Illahe, Oregon

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Illahe, Oregon
Unincorporated community
Illahe is located in Oregon
Illahe
Illahe
Illahe is located in the US
Illahe
Illahe
Location within the state of Oregon
Coordinates: 42°37′43″N 124°03′27″W / 42.62861°N 124.05750°W / 42.62861; -124.05750Coordinates: 42°37′43″N 124°03′27″W / 42.62861°N 124.05750°W / 42.62861; -124.05750
Country United States
State Oregon
County Curry
Time zone Pacific (PST) (UTC-8)
 • Summer (DST) PDT (UTC-7)
ZIP code 97406
Area code(s) 458 and 541

Illahe is an unincorporated community and the site of a former post office in Curry County, Oregon, United States.[1] Located along the Rogue River about 8 miles (13 km) upriver from Agness, the area was home to Takelma Indians, then to white and Karok settlers, before becoming part of a designated wilderness. In the 21st century, it is a stopping place for hikers, boaters, and other visitors. The area has a riverside lodge and a nearby campground, both named Illahe.[2]

Illahe is located in the Klamath Mountains in the Rogue River – Siskiyou National Forest. The Lower Rogue River Trail, a National Recreation Trail runs roughly parallel to the river between Grave Creek and Illahe through the Wild Rogue Wilderness.[3] The 36-mile (58 km) stretch of the river between these two points is designated Wild and Scenic and is "one of the best-known whitewater runs in the United States".[4]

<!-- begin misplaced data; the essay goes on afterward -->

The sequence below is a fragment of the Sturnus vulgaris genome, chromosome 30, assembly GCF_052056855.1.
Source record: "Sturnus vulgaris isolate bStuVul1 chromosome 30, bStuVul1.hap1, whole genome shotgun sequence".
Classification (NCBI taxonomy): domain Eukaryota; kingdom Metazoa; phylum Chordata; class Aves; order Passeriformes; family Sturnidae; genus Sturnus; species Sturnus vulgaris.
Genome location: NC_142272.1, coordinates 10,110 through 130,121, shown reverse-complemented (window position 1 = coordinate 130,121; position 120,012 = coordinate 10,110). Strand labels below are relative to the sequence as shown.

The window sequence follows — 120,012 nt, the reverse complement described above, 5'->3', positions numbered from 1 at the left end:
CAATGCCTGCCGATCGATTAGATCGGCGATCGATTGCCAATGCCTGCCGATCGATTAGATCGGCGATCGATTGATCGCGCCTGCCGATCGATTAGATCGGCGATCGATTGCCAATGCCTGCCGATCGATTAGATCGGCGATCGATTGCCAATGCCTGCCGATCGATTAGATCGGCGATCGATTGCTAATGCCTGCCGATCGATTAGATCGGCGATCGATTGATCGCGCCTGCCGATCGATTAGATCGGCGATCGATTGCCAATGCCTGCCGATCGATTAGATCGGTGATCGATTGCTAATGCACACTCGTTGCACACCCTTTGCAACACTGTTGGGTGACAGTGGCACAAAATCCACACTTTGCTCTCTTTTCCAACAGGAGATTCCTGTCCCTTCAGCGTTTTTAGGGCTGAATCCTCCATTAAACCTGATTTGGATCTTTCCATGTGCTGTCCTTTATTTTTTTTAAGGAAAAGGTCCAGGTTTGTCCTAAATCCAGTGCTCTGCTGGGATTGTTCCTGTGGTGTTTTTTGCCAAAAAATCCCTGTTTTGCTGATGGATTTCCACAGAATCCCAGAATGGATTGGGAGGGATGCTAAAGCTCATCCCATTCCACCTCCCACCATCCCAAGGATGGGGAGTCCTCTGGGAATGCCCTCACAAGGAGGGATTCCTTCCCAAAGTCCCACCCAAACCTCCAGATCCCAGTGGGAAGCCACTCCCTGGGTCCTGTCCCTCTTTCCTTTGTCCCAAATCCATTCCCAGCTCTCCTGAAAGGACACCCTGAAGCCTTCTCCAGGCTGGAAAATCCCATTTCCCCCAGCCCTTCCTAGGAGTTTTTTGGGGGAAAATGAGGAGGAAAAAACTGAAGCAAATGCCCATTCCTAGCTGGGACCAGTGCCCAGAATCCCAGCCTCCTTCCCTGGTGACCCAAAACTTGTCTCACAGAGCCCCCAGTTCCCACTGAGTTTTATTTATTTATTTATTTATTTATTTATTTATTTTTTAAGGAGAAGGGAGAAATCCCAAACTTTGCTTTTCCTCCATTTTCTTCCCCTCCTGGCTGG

Climate[edit]

Illahe has a warm-summer Mediterranean climate (Csb) according to the Köppen climate classification system.

Climate data for Illahe
Month Jan Feb Mar Apr May Jun Jul Aug Sep Oct Nov Dec Year
Record high °F (°C) 67
(19)
76
(24)
83
(28)
94
(34)
99
(37)
111
(44)
112
(44)
110
(43)
111
(44)
99
(37)
75
(24)
68
(20)
112
(44)
Average high °F (°C) 48.9
(9.4)
53.8
(12.1)
59.1
(15.1)
65.3
(18.5)
72.1
(22.3)
79.4
(26.3)
88
(31)
88.2
(31.2)
83.7
(28.7)
68.4
(20.2)
54.8
(12.7)
49.2
(9.6)
67.6
(19.8)
Average low °F (°C) 36
(2)
37.4
(3)
38.2
(3.4)
40.1
(4.5)
44
(7)
48.6
(9.2)
52.1
(11.2)
51.8
(11)
48.7
(9.3)
44.1
(6.7)
40.2
(4.6)
36.8
(2.7)
43.2
(6.2)
Record low °F (°C) 14
(−10)
13
(−11)
25
(−4)
28
(−2)
29
(−2)
36
(2)
37
(3)
32
(0)
31
(−1)
23
(−5)
17
(−8)
6
(−14)
6
(−14)
Average precipitation inches (mm) 14.36
(364.7)
11.32
(287.5)
9.98
(253.5)
4.91
(124.7)
3.2
(81)
1.28
(32.5)
0.29
(7.4)
0.71
(18)
1.89
(48)
6.21
(157.7)
12.83
(325.9)
14.93
(379.2)
81.9
(2,080)
Average snowfall inches (cm) 5.1
(13)
2.6
(6.6)
1.1
(2.8)
0.2
(0.5)
0
(0)
0
(0)
0
(0)
0
(0)
0
(0)
0
(0)
0.2
(0.5)
1.5
(3.8)
10.7
(27.2)
Average precipitation days 17 15 16 11 8 5 1 2 4 9 14 17 119
Source: [5]

History[edit]